Files in this item



application/pdfCaliari_Steven.pdf (5MB)
(no description provided)PDF


Title:Design and characterization of an aligned collagen-GAG scaffold-membrane composite with soluble factor presentation for tendon tissue engineering
Author(s):Caliari, Steven R.
Advisor(s):Harley, Brendan A.
Department / Program:Chemical & Biomolecular Engr
Discipline:Chemical Engineering
Degree Granting Institution:University of Illinois at Urbana-Champaign
tissue engineering
growth factors
core-shell composite
Abstract:With over 32 million tendon and ligament injuries in the US each year with associated costs of $30 billion, the need for viable tendon repair strategies is becoming increasingly important. Current surgical and tissue engineering approaches have had limited success; repeat injuries and generally poor clinical outcomes are common with failure rates as high as 94%. This thesis discusses the development of collagen-glycosaminoglycan (CG) biomaterial scaffolds for tendon tissue engineering. Key elements incorporated into the design of these biomaterials include an aligned microstructure to mimic healthy tendon, integration of therapeutic biomolecules to increase tendon cell migration and metabolic activity, and enhancement of construct mechanical competence through the addition of a novel CG membrane shell. CG scaffolds have been utilized to regenerate a variety of tissues, including dermis, peripheral nerves, conjunctiva, and cartilage. These materials have numerous advantages as tissue engineering scaffolds, including high porosity (> 95%) and an abundance of native ligands for cells to attach onto. CG scaffolds are manufactured by freeze-drying a suspension of collagen and glycosaminoglycan co-precipitate. The freezing step results in an interpenetrating network of ice crystals surrounded by CG content; sublimation leaves behind a scaffold with interconnected pores. This thesis describes the development of specialized freeze-drying techniques that utilize unidirectional heat transfer to produce scaffolds with aligned pores that mimic the native microstructure of tendon. Modulation of the final freezing temperature enables fabrication of a series of aligned CG scaffolds with constant relative density but a wide range of pore sizes (55-243 μm). The addition of chemotactic growth factors to aligned CG scaffolds is also shown to enhance tendon cell migration, viability, and metabolic activity. This thesis also details the creation of CG scaffold-membrane core-shell composites with improved mechanical integrity for tendon tissue engineering. While CG scaffolds possess many advantageous qualities for tissue engineering applications, their mechanical properties are typically orders of magnitude lower than native tendon. Taking inspiration from core-shell composites like plant stems in nature, scaffold-membrane composites composed of a low density aligned CG scaffold core surrounded by a high density CG membrane shell were synthesized. Fabrication and characterization of the novel CG membrane is discussed in detail. The addition of an optimized membrane shell is shown to increase scaffold tensile elastic modulus by a factor of 36 while also maintaining adequate permeability to support tendon cell viability after 14 days of in vitro culture.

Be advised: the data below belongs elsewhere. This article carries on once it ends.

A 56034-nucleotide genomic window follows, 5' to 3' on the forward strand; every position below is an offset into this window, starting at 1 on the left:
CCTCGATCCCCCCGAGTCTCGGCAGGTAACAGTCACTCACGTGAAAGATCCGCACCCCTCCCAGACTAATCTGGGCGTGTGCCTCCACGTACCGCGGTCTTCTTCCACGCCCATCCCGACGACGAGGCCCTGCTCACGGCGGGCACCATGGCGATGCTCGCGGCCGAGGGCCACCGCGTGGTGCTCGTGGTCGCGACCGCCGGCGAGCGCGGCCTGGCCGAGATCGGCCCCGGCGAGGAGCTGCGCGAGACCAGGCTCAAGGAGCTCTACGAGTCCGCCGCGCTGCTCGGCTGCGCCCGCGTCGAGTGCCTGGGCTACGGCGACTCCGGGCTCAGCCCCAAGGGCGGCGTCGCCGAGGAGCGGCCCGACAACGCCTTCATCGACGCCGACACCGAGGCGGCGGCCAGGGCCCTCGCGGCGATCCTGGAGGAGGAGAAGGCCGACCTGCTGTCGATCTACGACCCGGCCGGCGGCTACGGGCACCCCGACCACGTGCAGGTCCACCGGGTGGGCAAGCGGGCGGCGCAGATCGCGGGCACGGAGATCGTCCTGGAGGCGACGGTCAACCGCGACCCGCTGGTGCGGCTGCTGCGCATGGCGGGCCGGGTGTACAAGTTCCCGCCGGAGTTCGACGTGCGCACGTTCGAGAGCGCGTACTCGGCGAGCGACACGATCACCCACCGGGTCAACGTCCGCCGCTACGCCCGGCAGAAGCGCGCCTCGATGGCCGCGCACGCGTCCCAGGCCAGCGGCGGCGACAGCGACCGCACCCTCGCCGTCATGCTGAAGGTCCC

Issue Date:2011-01-14
Rights Information:© 2010 Steven Richard Caliari
Date Available in IDEALS:2011-01-14
Date Deposited:December 2

This item appears in the following Collection(s)

Item Statistics